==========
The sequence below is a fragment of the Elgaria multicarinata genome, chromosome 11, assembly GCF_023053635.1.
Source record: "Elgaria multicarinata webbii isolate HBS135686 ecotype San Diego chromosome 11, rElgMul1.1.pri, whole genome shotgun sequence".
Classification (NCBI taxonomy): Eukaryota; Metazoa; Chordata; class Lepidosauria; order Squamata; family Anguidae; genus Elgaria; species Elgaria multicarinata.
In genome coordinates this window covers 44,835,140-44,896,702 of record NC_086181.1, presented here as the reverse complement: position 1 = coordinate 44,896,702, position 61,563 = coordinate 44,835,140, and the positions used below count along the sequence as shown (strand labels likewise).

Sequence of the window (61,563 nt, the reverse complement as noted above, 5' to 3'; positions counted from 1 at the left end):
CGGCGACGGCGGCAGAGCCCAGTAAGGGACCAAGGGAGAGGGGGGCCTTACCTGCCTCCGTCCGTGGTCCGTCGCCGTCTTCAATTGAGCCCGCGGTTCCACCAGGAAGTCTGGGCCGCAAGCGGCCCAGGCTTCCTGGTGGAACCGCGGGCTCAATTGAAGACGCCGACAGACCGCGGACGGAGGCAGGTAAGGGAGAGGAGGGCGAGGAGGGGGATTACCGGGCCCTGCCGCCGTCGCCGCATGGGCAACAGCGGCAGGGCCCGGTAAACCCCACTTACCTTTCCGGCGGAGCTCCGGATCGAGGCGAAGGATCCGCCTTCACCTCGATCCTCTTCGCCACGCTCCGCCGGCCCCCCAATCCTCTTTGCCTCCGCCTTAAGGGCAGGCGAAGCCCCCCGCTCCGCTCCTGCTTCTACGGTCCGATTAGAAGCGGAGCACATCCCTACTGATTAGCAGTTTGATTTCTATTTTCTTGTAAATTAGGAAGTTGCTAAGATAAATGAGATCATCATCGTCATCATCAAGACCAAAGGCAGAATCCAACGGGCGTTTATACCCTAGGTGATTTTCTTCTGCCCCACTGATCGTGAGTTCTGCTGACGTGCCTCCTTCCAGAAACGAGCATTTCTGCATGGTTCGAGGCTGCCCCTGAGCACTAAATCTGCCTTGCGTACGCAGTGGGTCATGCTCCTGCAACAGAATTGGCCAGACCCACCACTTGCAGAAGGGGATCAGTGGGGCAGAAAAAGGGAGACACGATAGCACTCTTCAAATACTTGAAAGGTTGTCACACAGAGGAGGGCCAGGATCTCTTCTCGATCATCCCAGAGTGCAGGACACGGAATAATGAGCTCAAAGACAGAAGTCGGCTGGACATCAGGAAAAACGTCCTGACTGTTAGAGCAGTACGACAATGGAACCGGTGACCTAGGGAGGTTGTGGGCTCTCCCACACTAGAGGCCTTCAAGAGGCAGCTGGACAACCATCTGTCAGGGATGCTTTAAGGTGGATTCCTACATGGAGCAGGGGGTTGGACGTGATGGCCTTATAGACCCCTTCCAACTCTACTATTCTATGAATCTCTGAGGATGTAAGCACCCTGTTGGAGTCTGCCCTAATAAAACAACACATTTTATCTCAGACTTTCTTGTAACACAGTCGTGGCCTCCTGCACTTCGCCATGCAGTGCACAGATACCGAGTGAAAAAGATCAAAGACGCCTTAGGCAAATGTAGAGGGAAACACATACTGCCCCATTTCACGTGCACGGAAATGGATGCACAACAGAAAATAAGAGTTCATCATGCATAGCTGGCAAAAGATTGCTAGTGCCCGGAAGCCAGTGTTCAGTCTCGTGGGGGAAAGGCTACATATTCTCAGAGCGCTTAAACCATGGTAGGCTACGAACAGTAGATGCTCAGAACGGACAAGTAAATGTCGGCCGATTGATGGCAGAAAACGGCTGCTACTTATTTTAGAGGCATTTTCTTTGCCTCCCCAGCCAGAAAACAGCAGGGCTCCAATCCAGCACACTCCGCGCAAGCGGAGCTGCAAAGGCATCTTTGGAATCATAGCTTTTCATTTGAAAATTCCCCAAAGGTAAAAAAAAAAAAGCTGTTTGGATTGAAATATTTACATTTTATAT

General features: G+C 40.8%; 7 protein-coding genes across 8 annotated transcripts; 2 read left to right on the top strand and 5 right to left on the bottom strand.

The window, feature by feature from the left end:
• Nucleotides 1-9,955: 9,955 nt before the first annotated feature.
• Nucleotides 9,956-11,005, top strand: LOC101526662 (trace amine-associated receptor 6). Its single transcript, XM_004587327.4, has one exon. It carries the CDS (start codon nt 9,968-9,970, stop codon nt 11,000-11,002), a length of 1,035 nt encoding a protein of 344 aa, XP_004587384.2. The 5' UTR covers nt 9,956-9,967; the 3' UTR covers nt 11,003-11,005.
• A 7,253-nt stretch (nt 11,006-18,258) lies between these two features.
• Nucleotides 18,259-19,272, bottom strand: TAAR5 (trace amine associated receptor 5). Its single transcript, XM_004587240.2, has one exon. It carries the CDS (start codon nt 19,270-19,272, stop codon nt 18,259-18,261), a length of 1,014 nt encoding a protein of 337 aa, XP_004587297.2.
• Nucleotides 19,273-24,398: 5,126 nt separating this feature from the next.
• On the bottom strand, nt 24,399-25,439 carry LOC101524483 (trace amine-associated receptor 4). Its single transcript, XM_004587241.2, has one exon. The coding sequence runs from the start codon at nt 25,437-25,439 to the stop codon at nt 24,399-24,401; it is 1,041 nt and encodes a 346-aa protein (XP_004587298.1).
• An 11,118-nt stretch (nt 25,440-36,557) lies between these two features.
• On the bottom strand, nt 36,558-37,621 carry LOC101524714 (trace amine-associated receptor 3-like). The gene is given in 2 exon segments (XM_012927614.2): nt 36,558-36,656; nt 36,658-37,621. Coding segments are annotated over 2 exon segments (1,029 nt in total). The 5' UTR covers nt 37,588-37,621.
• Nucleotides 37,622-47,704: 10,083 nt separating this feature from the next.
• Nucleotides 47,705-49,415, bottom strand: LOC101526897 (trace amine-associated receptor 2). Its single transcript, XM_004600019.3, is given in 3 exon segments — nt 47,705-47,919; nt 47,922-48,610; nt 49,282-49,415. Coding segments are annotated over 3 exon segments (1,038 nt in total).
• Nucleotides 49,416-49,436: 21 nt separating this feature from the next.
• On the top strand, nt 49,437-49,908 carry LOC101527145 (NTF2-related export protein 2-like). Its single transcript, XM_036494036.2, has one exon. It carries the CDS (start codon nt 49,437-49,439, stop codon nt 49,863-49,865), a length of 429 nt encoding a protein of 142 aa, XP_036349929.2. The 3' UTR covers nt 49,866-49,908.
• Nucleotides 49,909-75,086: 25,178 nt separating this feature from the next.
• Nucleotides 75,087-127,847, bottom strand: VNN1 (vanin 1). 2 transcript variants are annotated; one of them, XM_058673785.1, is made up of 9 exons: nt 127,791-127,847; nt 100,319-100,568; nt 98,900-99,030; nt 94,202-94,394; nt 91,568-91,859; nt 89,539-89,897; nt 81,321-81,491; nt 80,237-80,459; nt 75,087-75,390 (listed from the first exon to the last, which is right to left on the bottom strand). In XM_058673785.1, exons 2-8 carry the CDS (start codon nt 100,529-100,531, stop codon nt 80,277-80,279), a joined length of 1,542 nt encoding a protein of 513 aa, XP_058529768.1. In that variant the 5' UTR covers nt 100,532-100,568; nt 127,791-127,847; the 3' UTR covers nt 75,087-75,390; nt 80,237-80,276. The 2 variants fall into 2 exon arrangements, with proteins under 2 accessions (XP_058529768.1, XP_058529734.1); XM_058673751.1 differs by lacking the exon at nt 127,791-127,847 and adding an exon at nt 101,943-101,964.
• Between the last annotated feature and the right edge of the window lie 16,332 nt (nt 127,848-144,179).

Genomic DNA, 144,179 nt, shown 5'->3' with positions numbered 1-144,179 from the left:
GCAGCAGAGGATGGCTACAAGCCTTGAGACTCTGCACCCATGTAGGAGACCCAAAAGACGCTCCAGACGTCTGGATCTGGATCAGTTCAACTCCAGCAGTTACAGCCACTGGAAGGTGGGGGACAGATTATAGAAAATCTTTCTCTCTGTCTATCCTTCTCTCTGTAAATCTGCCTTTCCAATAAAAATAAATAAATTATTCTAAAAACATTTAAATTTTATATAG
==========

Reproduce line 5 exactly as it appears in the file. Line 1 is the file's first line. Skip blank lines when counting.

Sequence of the window (61,563 nt, the reverse complement as noted above, 5' to 3'; positions counted from 1 at the left end):